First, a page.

Michael Futreal

Michael Futreal
Based in Shreveport, LA
Website: michael.futreal.com

“Musical interpretations of landscape can articulate impressions of places as powerful catalysts to imagination and memory. For me, to be in a landscape is to feel immersed in the deep time of life and Earth as it relates to the brief candle of individual perspective; landscape music can give voice to this relationship, and, at its best, help kindle it.”


Michael Futreal is a composing/improvising instrumental performer and multimedia artist living in Shreveport, Louisiana. Futreal primarily works with the folk-inspired instruments that he builds: chromatic and traditional mountain dulcimers in both electric and acoustic configurations; tonehole flutes built from materials like bamboo and pokeweed. These voices are augmented with a variety of other sounds including guitar, harmonica, ukulele, banjo, loops, samples, and synthesis, with Futreal frequently working to illustrate musical output through various film-making tools such as camera-as-paintbrush and animation.

Michael Futreal's handmade instruments

Michael Futreal’s handmade instruments

Futreal usually performs and records under the moniker Twang Darkly, typically configured as a trio including guitarist/bassist Joel Boultinghouse and drummer Lane Bayliss.

Musically, Futreal is often interested in impressionist and modal techniques that build upon tonic or tonal center environments and soundscapes. Through the shared emphasis on modal lines and pedal point, impressionist music overlaps in an interesting way with the modal vocabulary of the Appalachian dulcimer and other folk traditions. Futreal extends this palette by constructing and working with chromatic and fretless dulcimers that offer the use of synthetic and altered modes beyond the “church modes” afforded by the traditional diatonic mountain dulcimer; he sometimes refers to this approach as “rural space music,” partly as a nod to the adventurous spirit of the iconoclastic, inspiring Sun Ra (1914-1993).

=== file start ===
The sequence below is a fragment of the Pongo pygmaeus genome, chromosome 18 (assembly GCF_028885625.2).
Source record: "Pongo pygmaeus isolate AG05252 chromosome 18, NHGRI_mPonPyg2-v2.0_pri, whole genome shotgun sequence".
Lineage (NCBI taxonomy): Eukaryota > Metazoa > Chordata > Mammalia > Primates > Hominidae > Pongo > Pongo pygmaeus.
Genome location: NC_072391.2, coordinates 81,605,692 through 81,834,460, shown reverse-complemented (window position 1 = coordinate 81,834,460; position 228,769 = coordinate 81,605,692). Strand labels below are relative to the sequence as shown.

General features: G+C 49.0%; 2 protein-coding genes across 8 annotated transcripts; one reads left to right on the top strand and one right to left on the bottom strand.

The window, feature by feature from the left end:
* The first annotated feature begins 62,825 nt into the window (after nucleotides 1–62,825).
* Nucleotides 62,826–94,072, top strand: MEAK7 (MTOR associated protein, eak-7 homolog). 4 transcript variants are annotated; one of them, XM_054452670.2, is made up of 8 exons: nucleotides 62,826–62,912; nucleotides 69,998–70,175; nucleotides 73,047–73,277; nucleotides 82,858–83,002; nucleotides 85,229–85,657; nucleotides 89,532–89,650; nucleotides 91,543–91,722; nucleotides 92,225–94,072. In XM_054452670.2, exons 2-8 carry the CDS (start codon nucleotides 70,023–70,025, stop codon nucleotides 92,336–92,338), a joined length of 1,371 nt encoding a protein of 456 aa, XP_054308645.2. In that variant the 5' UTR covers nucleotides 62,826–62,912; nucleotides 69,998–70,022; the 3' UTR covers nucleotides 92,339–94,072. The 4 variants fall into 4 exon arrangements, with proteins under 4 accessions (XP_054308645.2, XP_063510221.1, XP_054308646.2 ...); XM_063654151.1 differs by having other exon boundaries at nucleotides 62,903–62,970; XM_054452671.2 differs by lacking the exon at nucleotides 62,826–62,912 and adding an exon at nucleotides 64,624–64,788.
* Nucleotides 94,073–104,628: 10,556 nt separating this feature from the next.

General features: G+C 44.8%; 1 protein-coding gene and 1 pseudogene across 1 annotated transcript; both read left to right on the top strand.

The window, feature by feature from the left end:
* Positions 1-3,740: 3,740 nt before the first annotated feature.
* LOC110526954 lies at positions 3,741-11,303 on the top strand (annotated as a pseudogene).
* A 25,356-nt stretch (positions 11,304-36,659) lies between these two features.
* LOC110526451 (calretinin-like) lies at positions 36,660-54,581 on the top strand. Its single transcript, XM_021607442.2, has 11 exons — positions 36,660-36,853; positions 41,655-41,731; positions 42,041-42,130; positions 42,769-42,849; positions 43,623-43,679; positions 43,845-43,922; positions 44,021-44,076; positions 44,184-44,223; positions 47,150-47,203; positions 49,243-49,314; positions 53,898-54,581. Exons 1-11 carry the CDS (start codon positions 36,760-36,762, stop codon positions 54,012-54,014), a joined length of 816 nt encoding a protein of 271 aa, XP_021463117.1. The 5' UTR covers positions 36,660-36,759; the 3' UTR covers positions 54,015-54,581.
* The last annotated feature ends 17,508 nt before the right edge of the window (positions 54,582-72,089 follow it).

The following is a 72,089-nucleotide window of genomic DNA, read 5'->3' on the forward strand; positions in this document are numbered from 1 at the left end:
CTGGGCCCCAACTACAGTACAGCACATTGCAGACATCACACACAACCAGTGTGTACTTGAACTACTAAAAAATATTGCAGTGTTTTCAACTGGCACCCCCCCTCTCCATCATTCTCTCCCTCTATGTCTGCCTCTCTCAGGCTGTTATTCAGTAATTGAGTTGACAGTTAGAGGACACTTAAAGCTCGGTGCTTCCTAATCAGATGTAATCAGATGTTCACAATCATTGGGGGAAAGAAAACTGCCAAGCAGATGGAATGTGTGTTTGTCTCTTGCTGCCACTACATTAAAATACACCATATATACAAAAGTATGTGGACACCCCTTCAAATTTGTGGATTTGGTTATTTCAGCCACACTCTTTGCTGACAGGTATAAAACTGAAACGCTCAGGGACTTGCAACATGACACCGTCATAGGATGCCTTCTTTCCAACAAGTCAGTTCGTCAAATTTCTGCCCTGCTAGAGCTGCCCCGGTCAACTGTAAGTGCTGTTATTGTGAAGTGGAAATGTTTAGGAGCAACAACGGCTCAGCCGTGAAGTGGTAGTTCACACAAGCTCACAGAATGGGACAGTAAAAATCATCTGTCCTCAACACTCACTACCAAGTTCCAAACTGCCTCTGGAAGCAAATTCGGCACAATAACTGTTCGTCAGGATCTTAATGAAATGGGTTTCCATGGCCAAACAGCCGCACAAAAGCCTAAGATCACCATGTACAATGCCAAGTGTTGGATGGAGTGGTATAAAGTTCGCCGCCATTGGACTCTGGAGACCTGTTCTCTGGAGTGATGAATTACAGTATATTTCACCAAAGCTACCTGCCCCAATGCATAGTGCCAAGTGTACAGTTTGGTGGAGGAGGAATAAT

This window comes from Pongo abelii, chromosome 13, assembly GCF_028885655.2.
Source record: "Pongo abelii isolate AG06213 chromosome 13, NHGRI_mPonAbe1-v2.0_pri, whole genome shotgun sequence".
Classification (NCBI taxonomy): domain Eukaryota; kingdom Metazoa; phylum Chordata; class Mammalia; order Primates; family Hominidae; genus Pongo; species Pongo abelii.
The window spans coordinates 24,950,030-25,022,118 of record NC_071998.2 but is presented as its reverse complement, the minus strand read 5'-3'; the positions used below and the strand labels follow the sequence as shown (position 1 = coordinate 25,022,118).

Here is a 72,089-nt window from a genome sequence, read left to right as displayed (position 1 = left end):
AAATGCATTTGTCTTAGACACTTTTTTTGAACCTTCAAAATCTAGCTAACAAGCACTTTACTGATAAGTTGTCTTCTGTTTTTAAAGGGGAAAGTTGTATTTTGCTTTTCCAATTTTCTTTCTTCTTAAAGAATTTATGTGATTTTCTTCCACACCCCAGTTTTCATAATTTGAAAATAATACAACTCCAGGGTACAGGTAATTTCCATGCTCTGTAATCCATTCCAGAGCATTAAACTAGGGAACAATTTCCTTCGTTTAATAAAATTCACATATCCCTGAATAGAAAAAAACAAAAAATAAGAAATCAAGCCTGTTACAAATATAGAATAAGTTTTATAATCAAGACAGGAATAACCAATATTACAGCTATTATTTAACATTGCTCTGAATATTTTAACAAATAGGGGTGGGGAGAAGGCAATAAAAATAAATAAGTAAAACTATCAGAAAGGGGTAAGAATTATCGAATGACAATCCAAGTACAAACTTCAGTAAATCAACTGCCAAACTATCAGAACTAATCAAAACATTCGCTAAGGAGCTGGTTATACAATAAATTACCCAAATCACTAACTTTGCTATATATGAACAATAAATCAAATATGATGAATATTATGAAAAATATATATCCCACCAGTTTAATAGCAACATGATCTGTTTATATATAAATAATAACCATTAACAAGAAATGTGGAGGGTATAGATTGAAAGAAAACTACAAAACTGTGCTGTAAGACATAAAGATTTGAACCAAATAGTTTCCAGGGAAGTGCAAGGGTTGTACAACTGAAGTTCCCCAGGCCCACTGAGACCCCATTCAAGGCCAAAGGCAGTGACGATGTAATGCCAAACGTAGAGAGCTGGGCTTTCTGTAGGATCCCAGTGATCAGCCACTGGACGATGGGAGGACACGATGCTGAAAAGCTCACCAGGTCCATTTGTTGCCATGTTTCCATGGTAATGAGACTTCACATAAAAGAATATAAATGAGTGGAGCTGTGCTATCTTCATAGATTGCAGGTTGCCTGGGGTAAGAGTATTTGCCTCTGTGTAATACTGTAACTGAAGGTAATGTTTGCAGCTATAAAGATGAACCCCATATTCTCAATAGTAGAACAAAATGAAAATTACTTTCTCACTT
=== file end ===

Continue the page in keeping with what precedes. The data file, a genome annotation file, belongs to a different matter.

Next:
In 2013-14, Futreal used these modal techniques to compose and perform the original score for the feature film Counting for Thunder. The movie has been well received on the film festival circuit and is set for wider distribution in 2016-17. During the same time, Futreal also created the multimedia piece Martian Archaeology, commissioned on grant from the Shreveport Regional Arts Council. The work examined the tension between imagination and discovery through the vehicle of live performance illustrated with short animations created from Futreal’s close-up “micro-landscape” photography of Nevada sandstone.

Futreal was 2015 Artist-in-Residence at Red Rock Canyon National Conservation Area in Nevada where he created the source material for Recurring Colors, a suite of original music and connecting short films reflecting the high desert experience. Later in 2015, Futreal was awarded the Music Fellowship Award from the Shreveport Regional Arts Council and tapped as composer-performer for the 2016 dance and performance-art stage production Nick Cave AS IS.

In 2016, Futreal is creating animation and soundscape to enhance the work of sculptor-painter Steve Zihlavsky for The Court of King Skebal, a multimedia installation of sci-fi and fantasy artworks to be housed at the nationally-accredited Meadows Museum of Art at Centenary College of Louisiana.

Futreal holds an M.S. in Applied Sociology from North Carolina State University and previously worked as both college instructor and web developer.

Work Samples

Sentinal (2017) performed by the composer on chromatic dulcimer, guitar, and banjo.

“During experiences of wilderness solitude, I often find myself engaging with elements of the landscape in an imaginative, animistic way. A long unused fence post becomes a wise, wizened sentinel of the trail, a keeper of the slow stories of that place—and a character in my own narrative understanding of my time there.”

Skåne Motion (2017) performed by the composer on chromatic dulcimer, electric gourd, and overtone flute.

“To break free of my limited perspective, I sometimes use photographic tools to consider the landscape at varied temporal and physical scales; in this case, I set up a time-lapse film of snails in a Swedish meadow to discover a deeper sense of the life-ways at the heart of the meadow ecology.”

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